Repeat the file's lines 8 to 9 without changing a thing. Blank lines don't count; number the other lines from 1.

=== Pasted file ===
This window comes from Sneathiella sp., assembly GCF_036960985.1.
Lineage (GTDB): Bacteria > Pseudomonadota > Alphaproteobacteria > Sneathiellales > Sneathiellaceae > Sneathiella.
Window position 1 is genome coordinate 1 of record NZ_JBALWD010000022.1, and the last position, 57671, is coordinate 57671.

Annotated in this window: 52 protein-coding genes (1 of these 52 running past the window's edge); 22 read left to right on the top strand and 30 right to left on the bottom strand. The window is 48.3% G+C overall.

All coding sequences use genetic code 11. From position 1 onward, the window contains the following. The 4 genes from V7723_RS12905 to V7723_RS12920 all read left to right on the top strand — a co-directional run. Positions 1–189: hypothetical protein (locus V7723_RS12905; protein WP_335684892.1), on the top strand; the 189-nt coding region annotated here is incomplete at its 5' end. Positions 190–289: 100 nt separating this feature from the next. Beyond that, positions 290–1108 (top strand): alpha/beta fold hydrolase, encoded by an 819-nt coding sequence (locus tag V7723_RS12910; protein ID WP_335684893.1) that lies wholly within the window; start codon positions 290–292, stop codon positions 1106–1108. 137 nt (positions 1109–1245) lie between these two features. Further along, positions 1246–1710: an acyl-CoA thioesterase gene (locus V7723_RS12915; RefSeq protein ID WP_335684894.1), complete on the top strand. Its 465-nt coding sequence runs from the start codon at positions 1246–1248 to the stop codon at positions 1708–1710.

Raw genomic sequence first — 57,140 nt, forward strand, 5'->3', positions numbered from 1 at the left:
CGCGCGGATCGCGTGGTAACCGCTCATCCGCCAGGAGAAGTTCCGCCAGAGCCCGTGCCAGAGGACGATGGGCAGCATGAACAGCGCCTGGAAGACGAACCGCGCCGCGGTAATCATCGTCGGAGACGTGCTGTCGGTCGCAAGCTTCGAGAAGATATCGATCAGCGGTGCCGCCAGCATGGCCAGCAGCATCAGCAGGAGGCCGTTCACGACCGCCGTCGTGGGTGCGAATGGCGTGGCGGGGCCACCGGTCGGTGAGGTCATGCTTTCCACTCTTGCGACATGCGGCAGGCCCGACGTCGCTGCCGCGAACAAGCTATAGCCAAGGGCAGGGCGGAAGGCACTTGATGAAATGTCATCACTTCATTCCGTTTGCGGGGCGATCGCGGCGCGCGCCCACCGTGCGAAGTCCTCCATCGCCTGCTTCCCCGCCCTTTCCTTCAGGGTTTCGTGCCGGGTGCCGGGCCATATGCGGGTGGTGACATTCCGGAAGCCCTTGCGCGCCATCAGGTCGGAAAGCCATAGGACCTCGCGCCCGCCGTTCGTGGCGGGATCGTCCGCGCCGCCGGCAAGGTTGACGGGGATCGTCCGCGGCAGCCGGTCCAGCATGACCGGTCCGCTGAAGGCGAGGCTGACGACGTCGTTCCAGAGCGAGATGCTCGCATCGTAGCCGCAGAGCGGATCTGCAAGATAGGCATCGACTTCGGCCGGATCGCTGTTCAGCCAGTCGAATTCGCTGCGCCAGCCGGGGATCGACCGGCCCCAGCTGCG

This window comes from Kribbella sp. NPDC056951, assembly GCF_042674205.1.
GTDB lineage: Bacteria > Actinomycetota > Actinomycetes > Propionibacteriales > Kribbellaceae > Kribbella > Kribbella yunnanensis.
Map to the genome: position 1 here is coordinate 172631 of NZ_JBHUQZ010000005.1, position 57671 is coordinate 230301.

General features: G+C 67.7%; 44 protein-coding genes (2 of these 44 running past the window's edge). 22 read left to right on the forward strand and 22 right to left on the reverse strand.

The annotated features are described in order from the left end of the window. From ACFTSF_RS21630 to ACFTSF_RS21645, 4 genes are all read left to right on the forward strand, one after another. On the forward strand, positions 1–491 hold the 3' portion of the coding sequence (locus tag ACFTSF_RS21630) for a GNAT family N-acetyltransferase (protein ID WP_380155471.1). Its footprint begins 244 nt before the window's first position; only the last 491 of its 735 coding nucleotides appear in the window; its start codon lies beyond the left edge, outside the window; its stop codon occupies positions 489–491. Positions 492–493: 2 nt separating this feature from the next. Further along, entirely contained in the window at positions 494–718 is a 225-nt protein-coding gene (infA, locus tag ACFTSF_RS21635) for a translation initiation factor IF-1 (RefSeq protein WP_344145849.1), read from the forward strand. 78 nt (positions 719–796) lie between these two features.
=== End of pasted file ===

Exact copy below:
This window comes from Kribbella sp. NPDC056951, assembly GCF_042674205.1.
GTDB lineage: Bacteria > Actinomycetota > Actinomycetes > Propionibacteriales > Kribbellaceae > Kribbella > Kribbella yunnanensis.